In the United States, the 1930 Smoot-Hawley Act defined an antique as “works (except rugs and carpets made after the year 1700), collections in illustrations of the progress of the arts, works in bronze, marble,terra-cotta, Parian, pottery or porcelain, artistic antiquities and objects of ornamental character or educational value produced prior to the year 1830. 1830 was roughly the beginning of mass productions in the US and 100 years older than Smoot-Hawley Tariff Act. These definitions allow people to make a distinction between genuine antique pieces, vintage items, and collectible objects. The term antiquarian refers to a person interested in antiquities, or things of the past.

The definition of a keepsake is some object given by a person and retained in memory of something or someone; something kept for sentimental or nostalgic reasons. She gave him a lock of her hair as a keepsake of their time together. Historical specifically, a type of literary album popular in the nineteeth-century, containing scraps of poetry and pose, and engravings. Keepsakes can be called mementos, souvenir, and memorabilia retained in memory of something, someone or a special occasion. Life is full of keepsakes. Every person has them. Every person keeps them. We find them in closets, in scrapbooks, under beds, in attics and in garages. Keepsakes are forever.

 The other day I stopped in at an estate sale the house was bulging at the seams with antiques and keepsakes.  Everything from Vintage jewelry to first edition books signed by the authors. The owners also had beautifully crafted figurines inspired by artist Muriel Joseph George. It got me thinking. What is a keepsake? The thesaurus gives synonyms for keepsakes: mementos, memorial, remembrance, souvenir, symbol, token, trophy. But I’m not sure these words adequately describe a keepsake.

To me, a keepsake is something that when I look at it, my mind becomes flooded with the taste, smell, sound, and memory of an event. It’s something that I don’t have to write an explanation for in the scrapbook. When I glance at a program from a day at the “Ice Capades” all my sense’s come alive. Once again I can pretend that I’m a famous Ice Skater like the one’s in the Ice Capdes that day. Our keepsakes are like a life long friend, who reminds us of the all those special occasions we have experienced in life.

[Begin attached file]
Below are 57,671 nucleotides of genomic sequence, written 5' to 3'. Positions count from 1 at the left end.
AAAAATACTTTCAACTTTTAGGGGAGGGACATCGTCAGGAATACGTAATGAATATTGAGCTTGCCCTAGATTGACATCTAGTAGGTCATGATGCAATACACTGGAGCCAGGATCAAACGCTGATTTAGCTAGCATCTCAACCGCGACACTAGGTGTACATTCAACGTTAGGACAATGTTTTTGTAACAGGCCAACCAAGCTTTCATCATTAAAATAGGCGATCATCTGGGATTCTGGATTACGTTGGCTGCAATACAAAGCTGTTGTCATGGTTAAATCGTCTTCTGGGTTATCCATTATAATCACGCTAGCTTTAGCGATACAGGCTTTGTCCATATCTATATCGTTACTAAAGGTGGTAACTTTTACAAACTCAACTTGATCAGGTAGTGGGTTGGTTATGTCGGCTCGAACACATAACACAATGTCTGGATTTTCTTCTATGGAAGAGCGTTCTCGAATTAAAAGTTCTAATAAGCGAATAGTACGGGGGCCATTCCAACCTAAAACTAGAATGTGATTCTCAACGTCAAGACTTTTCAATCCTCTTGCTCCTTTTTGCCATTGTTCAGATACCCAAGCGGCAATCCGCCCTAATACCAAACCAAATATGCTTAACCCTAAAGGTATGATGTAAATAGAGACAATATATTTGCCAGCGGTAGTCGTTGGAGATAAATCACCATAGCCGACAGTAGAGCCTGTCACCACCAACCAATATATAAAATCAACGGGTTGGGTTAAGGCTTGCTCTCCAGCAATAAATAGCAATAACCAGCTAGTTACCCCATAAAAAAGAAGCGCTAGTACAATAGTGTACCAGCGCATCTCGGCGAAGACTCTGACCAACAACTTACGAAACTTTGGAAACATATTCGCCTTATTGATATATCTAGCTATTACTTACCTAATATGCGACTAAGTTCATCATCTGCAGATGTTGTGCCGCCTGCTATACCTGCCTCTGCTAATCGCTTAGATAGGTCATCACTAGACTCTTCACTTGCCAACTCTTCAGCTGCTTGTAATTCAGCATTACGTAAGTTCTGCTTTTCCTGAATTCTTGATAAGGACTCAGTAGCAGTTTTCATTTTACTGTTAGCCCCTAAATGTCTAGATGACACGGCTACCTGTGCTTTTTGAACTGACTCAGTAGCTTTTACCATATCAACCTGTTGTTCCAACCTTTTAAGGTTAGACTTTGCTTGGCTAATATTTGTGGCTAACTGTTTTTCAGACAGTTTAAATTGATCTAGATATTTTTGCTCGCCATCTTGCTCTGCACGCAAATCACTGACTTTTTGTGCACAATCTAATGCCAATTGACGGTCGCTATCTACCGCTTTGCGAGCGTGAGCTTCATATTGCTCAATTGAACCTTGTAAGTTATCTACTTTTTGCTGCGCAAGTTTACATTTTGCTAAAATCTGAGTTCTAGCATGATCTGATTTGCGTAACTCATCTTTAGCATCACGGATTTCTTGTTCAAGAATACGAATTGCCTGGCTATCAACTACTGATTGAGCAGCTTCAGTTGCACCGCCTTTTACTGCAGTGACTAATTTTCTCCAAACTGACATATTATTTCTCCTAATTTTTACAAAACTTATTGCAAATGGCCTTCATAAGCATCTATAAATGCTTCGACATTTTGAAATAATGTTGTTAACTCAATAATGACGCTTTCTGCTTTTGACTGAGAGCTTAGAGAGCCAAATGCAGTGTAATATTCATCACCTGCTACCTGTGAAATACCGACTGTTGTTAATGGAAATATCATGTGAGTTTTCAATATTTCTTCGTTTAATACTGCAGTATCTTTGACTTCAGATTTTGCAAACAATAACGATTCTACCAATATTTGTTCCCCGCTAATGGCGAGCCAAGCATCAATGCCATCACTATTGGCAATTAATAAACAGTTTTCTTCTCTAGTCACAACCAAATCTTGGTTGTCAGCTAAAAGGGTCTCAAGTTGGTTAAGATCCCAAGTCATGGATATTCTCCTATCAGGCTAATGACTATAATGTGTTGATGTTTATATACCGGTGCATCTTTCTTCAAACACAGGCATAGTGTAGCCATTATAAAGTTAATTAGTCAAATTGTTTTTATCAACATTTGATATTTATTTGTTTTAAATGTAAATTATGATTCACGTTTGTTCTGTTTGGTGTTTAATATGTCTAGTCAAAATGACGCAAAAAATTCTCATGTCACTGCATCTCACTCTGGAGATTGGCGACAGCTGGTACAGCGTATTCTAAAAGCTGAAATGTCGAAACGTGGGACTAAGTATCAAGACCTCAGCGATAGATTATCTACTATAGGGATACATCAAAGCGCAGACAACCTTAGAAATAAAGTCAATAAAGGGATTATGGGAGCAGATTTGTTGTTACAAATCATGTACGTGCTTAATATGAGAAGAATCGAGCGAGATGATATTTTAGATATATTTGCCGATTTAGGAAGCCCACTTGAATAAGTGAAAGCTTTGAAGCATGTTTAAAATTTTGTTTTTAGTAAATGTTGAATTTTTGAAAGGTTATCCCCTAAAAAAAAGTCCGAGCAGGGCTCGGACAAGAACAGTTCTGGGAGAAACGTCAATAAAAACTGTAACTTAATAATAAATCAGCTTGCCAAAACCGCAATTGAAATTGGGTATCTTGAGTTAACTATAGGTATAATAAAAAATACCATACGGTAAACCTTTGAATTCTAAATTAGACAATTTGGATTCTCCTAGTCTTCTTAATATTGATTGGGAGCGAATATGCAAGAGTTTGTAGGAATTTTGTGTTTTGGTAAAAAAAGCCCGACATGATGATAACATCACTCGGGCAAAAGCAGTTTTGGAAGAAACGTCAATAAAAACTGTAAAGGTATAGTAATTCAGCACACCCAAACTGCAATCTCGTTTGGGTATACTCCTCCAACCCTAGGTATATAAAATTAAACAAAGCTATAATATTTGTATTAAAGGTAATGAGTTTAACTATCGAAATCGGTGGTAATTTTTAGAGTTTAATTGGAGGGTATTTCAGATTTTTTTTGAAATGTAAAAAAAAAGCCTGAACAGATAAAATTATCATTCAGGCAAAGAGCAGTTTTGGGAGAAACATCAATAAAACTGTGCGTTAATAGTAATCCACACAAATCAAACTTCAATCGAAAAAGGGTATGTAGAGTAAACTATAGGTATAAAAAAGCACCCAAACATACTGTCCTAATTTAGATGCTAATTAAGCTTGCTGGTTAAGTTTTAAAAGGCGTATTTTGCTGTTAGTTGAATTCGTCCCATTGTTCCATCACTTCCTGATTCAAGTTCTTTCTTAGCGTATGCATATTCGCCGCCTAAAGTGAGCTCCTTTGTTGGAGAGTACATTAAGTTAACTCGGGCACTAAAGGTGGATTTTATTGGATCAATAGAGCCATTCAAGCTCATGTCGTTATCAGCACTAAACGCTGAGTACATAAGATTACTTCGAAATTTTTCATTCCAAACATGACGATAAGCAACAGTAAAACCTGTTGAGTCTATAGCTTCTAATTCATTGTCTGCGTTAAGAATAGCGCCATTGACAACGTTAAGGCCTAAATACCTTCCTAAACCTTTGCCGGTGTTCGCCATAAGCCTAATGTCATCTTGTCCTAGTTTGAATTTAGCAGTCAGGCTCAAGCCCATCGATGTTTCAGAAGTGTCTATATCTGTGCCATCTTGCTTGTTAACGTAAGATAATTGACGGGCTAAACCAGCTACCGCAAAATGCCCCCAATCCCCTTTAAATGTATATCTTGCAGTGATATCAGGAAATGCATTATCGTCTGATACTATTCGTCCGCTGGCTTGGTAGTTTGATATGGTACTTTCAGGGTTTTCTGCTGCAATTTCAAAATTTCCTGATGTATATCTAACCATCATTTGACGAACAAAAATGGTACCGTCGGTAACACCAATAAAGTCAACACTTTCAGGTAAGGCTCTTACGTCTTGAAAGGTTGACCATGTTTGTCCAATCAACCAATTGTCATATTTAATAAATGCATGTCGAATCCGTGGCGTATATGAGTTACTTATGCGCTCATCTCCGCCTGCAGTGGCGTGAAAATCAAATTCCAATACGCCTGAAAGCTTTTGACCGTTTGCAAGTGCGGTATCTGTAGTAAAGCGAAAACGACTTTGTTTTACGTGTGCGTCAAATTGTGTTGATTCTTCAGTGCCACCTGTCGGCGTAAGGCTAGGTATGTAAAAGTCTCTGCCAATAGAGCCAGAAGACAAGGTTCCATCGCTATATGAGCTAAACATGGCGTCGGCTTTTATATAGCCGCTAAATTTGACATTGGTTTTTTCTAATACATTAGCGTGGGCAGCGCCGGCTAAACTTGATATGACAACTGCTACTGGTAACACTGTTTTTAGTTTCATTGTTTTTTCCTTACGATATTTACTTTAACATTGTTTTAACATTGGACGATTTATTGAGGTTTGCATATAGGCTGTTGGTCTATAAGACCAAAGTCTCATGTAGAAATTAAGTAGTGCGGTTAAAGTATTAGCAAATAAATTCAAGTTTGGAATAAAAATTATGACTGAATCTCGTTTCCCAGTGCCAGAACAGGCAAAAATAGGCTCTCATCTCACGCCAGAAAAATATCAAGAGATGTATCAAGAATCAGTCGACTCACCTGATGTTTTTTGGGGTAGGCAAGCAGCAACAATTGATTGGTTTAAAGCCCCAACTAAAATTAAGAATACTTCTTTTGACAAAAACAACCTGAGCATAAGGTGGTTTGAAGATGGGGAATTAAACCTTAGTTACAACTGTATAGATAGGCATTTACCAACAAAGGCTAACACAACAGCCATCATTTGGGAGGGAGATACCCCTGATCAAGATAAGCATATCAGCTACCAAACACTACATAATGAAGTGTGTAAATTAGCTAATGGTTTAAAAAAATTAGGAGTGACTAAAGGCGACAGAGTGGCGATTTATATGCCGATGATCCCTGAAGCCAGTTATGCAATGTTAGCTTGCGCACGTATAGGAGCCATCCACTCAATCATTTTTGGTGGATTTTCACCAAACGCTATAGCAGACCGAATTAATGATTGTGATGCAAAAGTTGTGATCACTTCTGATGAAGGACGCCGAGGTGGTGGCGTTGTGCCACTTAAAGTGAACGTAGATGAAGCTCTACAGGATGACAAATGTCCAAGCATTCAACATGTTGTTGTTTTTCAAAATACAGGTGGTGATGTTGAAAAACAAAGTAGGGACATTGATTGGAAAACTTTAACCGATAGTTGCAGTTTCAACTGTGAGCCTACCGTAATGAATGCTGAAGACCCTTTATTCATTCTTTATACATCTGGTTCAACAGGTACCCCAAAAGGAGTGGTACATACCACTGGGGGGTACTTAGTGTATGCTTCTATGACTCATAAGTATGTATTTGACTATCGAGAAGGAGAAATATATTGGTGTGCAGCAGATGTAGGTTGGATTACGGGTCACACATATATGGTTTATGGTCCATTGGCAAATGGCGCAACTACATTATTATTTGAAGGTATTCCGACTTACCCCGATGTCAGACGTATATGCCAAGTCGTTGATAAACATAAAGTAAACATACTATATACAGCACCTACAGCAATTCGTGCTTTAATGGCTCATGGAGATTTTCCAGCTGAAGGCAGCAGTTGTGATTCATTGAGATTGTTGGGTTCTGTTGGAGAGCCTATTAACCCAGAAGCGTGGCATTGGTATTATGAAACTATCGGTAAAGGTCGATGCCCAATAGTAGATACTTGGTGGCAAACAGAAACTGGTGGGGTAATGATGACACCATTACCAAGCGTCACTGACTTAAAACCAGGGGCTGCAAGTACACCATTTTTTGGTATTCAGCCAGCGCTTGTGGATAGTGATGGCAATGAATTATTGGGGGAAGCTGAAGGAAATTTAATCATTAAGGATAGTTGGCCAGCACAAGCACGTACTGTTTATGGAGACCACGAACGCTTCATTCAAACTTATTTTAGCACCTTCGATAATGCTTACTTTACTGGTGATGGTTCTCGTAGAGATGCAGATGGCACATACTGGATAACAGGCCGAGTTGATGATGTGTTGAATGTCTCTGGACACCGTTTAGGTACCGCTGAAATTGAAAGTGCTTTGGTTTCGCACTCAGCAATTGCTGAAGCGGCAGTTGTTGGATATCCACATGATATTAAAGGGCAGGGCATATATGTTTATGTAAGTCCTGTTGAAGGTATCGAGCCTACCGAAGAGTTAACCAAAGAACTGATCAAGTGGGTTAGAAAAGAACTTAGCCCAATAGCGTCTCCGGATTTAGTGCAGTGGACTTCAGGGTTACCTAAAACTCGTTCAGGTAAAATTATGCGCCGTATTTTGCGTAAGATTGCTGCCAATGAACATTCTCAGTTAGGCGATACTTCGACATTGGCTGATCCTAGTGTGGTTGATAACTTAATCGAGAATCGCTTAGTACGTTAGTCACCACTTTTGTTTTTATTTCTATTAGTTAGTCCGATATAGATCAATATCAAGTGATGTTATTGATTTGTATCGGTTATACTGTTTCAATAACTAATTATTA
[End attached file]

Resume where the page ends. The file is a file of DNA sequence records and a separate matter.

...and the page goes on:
Working Women

Elizabeth and Julie have a lot in common they work in the same office, have the same duties and earn the same salary.

They both like movies and meet every friday night at the movie theater. So how can you tell which one is the grandmother?

Easy! The one who goes to the store on her lunch hour, calls to see if the baby vomited, and rushes to take a peanut butter and jelly sandwich to her son because he forgot his lunch. She’s the mother.

The one in the darling little dress with matching accessories and is perfectly manicured, the one who sits and orders a salad and a glass of wine while unfolding those endless pictures of adorable kids, she’s the grandmother.

 Can you see how nothing separates the generations like lunch?  Mothers are the ones gobbling down their food, while checking their bank balance on their cell phones. They are the ones using their techie gadgets to keep track of all their responsibilities. Grandmothers are the ones who wait in line at the best restaurants for the best tables.